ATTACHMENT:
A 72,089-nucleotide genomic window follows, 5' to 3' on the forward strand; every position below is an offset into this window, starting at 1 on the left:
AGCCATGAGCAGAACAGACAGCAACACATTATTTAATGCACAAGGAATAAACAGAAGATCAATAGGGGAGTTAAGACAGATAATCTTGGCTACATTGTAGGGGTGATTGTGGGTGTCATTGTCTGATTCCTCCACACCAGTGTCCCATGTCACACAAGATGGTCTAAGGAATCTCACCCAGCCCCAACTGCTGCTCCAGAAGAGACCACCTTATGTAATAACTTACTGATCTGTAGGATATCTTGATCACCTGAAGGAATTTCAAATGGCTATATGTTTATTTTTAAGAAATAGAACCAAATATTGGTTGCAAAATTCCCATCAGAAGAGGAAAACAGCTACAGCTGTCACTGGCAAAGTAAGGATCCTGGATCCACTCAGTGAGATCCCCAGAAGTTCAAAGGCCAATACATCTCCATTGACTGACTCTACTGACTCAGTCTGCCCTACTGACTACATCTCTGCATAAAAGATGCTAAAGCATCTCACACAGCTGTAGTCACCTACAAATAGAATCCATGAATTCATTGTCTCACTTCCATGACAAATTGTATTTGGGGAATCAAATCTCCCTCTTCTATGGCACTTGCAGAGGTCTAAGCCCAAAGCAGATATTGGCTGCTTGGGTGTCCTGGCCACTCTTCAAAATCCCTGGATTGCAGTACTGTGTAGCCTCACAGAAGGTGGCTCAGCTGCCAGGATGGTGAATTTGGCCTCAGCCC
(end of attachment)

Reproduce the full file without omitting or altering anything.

A 72,089-nucleotide genomic window follows, 5' to 3' on the forward strand; every position below is an offset into this window, starting at 1 on the left:
AGCCATGAGCAGAACAGACAGCAACACATTATTTAATGCACAAGGAATAAACAGAAGATCAATAGGGGAGTTAAGACAGATAATCTTGGCTACATTGTAGGGGTGATTGTGGGTGTCATTGTCTGATTCCTCCACACCAGTGTCCCATGTCACACAAGATGGTCTAAGGAATCTCACCCAGCCCCAACTGCTGCTCCAGAAGAGACCACCTTATGTAATAACTTACTGATCTGTAGGATATCTTGATCACCTGAAGGAATTTCAAATGGCTATATGTTTATTTTTAAGAAATAGAACCAAATATTGGTTGCAAAATTCCCATCAGAAGAGGAAAACAGCTACAGCTGTCACTGGCAAAGTAAGGATCCTGGATCCACTCAGTGAGATCCCCAGAAGTTCAAAGGCCAATACATCTCCATTGACTGACTCTACTGACTCAGTCTGCCCTACTGACTACATCTCTGCATAAAAGATGCTAAAGCATCTCACACAGCTGTAGTCACCTACAAATAGAATCCATGAATTCATTGTCTCACTTCCATGACAAATTGTATTTGGGGAATCAAATCTCCCTCTTCTATGGCACTTGCAGAGGTCTAAGCCCAAAGCAGATATTGGCTGCTTGGGTGTCCTGGCCACTCTTCAAAATCCCTGGATTGCAGTACTGTGTAGCCTCACAGAAGGTGGCTCAGCTGCCAGGATGGTGAATTTGGCCTCAGCCC